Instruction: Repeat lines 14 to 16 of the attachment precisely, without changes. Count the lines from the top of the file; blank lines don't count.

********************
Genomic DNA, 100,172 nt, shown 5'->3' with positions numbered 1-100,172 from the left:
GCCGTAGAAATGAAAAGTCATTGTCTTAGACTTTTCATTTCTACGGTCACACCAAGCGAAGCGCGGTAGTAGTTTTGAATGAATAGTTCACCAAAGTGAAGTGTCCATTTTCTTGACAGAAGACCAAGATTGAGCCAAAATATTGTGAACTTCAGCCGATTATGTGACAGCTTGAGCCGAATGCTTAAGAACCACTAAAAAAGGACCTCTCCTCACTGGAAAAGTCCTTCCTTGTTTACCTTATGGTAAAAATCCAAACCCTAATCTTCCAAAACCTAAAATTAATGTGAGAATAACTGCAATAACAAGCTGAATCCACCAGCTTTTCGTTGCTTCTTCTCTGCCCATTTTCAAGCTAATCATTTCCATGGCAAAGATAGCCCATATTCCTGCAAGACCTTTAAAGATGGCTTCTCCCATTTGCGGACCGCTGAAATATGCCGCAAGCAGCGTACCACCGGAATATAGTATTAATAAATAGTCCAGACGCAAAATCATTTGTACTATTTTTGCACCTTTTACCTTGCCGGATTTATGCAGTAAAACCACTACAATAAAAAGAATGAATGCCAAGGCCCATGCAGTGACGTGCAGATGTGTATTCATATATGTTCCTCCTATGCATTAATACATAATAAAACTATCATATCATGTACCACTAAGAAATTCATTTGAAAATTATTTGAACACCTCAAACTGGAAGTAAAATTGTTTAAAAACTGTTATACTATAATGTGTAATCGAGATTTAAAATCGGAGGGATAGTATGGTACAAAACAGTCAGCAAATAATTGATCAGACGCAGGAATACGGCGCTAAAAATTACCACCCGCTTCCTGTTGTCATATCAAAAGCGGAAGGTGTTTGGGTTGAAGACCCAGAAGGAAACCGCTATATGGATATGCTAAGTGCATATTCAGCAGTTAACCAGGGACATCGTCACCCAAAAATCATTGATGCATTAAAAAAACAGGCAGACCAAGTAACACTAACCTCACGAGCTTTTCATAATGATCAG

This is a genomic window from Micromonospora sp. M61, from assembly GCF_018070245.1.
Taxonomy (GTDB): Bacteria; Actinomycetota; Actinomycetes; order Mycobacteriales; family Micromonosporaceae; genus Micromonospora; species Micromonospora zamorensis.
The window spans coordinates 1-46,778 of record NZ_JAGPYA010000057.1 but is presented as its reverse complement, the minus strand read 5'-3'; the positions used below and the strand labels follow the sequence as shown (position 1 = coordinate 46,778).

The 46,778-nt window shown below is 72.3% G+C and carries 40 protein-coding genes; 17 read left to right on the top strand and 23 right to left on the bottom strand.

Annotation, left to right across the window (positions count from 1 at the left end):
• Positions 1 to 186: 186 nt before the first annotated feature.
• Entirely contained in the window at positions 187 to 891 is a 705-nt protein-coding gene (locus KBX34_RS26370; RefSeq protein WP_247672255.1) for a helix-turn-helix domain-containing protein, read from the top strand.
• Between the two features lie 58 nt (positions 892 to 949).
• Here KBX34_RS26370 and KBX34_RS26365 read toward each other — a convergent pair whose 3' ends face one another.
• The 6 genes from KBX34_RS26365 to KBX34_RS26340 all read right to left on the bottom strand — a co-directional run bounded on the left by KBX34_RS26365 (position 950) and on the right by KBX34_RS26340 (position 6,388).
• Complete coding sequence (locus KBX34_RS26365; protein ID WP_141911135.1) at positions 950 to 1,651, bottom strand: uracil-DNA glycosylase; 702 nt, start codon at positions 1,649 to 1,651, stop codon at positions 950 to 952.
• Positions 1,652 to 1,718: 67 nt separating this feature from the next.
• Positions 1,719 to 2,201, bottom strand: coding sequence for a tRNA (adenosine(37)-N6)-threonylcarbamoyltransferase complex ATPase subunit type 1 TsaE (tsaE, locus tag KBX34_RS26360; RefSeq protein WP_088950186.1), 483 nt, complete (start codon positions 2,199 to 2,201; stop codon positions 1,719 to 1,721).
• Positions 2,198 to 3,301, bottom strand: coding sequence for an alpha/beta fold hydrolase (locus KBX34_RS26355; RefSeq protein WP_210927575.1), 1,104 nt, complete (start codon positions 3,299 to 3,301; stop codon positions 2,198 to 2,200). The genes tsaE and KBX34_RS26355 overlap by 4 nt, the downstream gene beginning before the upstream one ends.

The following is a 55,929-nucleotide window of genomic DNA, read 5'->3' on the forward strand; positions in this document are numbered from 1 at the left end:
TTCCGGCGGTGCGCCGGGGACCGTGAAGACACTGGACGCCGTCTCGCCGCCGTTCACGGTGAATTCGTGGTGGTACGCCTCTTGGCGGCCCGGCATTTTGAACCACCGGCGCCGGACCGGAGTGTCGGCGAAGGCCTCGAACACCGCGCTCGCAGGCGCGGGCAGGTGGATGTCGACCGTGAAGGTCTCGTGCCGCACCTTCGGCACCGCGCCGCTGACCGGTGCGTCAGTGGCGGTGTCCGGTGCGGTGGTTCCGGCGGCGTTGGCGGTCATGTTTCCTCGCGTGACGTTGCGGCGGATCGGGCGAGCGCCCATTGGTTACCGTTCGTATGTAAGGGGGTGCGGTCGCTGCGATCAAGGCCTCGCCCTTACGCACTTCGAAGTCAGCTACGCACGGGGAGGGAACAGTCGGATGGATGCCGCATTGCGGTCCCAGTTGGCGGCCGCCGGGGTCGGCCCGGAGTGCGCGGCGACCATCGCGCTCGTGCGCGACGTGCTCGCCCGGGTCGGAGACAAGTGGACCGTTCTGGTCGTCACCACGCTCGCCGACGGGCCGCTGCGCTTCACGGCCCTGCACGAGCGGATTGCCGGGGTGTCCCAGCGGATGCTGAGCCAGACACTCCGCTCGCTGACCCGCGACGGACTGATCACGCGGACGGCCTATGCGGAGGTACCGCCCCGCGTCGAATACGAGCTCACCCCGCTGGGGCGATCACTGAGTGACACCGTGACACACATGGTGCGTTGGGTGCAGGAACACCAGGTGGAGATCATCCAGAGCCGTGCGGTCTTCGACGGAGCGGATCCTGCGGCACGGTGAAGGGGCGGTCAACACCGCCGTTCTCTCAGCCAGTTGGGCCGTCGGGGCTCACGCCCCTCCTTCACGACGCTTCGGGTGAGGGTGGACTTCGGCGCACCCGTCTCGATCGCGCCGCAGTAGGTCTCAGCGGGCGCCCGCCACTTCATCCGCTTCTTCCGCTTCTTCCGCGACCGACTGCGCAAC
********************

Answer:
• Positions 1,652 to 1,718: 67 nt separating this feature from the next.
• Positions 1,719 to 2,201, bottom strand: coding sequence for a tRNA (adenosine(37)-N6)-threonylcarbamoyltransferase complex ATPase subunit type 1 TsaE (tsaE, locus tag KBX34_RS26360; RefSeq protein WP_088950186.1), 483 nt, complete (start codon positions 2,199 to 2,201; stop codon positions 1,719 to 1,721).
• Positions 2,198 to 3,301, bottom strand: coding sequence for an alpha/beta fold hydrolase (locus KBX34_RS26355; RefSeq protein WP_210927575.1), 1,104 nt, complete (start codon positions 3,299 to 3,301; stop codon positions 2,198 to 2,200). The genes tsaE and KBX34_RS26355 overlap by 4 nt, the downstream gene beginning before the upstream one ends.